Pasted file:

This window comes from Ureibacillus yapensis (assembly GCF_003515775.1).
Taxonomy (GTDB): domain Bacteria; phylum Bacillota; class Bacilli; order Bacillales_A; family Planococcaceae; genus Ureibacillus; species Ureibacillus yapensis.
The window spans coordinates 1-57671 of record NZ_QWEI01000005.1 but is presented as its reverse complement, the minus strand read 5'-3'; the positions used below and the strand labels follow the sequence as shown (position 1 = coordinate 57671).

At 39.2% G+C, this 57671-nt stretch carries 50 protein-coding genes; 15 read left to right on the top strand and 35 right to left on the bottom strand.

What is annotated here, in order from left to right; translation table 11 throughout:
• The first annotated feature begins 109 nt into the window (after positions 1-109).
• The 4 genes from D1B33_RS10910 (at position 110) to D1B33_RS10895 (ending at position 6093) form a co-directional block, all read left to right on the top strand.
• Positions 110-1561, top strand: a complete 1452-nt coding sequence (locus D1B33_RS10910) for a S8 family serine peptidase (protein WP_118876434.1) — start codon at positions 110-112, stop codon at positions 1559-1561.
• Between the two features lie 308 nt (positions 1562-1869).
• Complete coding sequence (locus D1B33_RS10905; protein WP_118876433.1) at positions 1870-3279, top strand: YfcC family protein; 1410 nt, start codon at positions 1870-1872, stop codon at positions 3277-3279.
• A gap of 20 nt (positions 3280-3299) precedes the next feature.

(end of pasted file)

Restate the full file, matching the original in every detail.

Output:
This window comes from Ureibacillus yapensis (assembly GCF_003515775.1).
Taxonomy (GTDB): domain Bacteria; phylum Bacillota; class Bacilli; order Bacillales_A; family Planococcaceae; genus Ureibacillus; species Ureibacillus yapensis.
The window spans coordinates 1-57671 of record NZ_QWEI01000005.1 but is presented as its reverse complement, the minus strand read 5'-3'; the positions used below and the strand labels follow the sequence as shown (position 1 = coordinate 57671).

At 39.2% G+C, this 57671-nt stretch carries 50 protein-coding genes; 15 read left to right on the top strand and 35 right to left on the bottom strand.

What is annotated here, in order from left to right; translation table 11 throughout:
• The first annotated feature begins 109 nt into the window (after positions 1-109).
• The 4 genes from D1B33_RS10910 (at position 110) to D1B33_RS10895 (ending at position 6093) form a co-directional block, all read left to right on the top strand.
• Positions 110-1561, top strand: a complete 1452-nt coding sequence (locus D1B33_RS10910) for a S8 family serine peptidase (protein WP_118876434.1) — start codon at positions 110-112, stop codon at positions 1559-1561.
• Between the two features lie 308 nt (positions 1562-1869).
• Complete coding sequence (locus D1B33_RS10905; protein WP_118876433.1) at positions 1870-3279, top strand: YfcC family protein; 1410 nt, start codon at positions 1870-1872, stop codon at positions 3277-3279.
• A gap of 20 nt (positions 3280-3299) precedes the next feature.